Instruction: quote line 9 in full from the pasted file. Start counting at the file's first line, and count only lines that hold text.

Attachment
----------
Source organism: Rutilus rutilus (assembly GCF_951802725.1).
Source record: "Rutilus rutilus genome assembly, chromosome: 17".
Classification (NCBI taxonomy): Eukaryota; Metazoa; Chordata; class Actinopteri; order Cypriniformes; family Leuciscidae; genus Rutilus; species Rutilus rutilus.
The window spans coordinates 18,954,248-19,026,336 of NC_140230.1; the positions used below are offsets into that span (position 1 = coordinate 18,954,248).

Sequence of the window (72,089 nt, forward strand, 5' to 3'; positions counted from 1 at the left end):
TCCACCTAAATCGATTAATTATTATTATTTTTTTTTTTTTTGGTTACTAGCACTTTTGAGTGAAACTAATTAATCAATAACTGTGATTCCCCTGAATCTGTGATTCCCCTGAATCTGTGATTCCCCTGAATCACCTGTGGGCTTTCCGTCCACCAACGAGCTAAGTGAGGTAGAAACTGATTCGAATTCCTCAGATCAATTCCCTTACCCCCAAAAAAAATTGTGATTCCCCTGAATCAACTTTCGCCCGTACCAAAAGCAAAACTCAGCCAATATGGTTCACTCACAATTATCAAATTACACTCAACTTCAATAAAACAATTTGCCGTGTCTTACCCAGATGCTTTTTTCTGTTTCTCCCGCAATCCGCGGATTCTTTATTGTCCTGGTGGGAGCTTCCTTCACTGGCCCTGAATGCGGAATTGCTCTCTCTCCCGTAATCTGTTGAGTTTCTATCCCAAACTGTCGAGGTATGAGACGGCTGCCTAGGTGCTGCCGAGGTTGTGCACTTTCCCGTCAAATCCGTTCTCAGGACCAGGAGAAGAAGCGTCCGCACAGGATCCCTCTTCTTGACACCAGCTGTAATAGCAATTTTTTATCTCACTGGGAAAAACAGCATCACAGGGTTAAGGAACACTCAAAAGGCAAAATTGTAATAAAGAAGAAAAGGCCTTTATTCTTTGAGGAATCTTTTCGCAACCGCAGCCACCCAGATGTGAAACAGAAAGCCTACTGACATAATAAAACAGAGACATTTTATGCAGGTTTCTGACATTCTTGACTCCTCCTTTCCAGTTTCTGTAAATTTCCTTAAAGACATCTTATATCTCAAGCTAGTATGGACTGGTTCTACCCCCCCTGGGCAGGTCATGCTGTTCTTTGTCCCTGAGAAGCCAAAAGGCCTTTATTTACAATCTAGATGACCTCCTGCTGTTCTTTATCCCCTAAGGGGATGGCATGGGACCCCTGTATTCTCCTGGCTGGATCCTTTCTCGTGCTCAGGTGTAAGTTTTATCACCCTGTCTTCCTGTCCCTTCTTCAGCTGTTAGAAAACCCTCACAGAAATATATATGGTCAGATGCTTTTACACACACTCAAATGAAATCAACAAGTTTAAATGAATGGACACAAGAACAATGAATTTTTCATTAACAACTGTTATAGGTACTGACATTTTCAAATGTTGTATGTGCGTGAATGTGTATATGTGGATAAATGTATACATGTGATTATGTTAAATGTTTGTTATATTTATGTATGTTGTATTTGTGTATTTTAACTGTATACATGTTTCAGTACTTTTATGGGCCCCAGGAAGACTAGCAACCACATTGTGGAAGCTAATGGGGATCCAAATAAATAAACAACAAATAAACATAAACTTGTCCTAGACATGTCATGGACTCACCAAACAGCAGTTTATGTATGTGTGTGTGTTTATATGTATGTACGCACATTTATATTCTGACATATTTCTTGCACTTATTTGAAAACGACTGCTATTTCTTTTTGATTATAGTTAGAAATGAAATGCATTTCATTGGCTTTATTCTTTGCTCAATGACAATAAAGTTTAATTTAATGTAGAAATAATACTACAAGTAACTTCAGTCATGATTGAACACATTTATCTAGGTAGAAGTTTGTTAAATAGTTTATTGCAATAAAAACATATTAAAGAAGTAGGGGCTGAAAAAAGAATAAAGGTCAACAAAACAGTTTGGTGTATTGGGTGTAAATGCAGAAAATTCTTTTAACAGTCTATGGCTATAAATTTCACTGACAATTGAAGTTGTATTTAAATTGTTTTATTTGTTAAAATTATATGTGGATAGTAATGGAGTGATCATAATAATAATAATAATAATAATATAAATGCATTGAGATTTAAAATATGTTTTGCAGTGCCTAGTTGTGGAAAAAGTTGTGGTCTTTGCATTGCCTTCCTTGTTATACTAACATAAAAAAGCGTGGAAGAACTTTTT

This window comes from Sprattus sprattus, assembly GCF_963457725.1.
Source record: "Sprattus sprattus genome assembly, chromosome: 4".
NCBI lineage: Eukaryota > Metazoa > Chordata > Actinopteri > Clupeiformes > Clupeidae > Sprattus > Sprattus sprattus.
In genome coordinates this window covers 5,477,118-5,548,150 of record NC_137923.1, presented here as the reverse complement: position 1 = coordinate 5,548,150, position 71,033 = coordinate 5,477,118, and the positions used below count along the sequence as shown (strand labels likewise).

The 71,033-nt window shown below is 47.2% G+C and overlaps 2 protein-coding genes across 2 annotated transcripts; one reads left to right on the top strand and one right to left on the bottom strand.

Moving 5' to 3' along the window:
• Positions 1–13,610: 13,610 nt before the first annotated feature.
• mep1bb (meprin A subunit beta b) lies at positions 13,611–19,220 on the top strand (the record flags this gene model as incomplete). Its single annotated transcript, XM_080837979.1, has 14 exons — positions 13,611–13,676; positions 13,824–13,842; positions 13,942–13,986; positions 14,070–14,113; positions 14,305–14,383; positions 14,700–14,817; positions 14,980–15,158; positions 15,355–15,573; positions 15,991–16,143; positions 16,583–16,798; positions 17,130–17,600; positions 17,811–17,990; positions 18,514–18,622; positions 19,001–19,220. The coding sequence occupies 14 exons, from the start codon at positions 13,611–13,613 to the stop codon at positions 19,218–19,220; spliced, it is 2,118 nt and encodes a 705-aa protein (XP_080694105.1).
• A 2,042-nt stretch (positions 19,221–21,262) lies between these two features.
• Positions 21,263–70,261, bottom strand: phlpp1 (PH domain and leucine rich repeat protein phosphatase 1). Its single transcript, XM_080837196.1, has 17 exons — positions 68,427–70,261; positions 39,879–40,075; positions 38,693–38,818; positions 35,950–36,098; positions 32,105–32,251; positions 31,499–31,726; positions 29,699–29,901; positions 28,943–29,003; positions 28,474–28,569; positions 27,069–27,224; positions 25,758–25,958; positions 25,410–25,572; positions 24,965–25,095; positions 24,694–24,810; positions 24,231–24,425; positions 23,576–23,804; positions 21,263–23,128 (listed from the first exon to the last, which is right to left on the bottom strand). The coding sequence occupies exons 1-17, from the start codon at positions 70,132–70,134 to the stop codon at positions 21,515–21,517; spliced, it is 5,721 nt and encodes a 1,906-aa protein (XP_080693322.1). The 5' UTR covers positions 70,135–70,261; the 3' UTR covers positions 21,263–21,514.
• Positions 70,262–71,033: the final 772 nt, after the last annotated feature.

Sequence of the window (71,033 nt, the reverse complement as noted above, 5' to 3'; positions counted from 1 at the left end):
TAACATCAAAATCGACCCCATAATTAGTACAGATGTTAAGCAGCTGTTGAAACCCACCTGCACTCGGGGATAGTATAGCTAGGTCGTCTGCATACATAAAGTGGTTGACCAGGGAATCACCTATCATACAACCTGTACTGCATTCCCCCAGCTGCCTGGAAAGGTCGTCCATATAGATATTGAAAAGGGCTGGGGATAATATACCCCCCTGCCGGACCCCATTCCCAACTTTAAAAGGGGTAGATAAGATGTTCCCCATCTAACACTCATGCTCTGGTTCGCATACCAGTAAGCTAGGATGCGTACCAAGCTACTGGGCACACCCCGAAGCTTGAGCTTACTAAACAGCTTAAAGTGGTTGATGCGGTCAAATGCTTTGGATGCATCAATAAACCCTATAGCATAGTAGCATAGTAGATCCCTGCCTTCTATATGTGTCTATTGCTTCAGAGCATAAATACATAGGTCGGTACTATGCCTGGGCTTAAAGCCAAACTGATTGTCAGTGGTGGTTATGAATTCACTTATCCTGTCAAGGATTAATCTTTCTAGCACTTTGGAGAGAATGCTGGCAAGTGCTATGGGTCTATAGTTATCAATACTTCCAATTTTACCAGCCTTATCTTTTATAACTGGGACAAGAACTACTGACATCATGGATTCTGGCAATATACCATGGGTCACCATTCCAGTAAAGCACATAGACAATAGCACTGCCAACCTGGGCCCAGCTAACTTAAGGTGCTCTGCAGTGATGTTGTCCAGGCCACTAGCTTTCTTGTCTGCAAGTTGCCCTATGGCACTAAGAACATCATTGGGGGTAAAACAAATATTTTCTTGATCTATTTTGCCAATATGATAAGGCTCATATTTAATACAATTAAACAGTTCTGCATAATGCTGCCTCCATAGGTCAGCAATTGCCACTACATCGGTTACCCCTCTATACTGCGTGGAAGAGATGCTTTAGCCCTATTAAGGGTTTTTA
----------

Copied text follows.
NCBI lineage: Eukaryota > Metazoa > Chordata > Actinopteri > Clupeiformes > Clupeidae > Sprattus > Sprattus sprattus.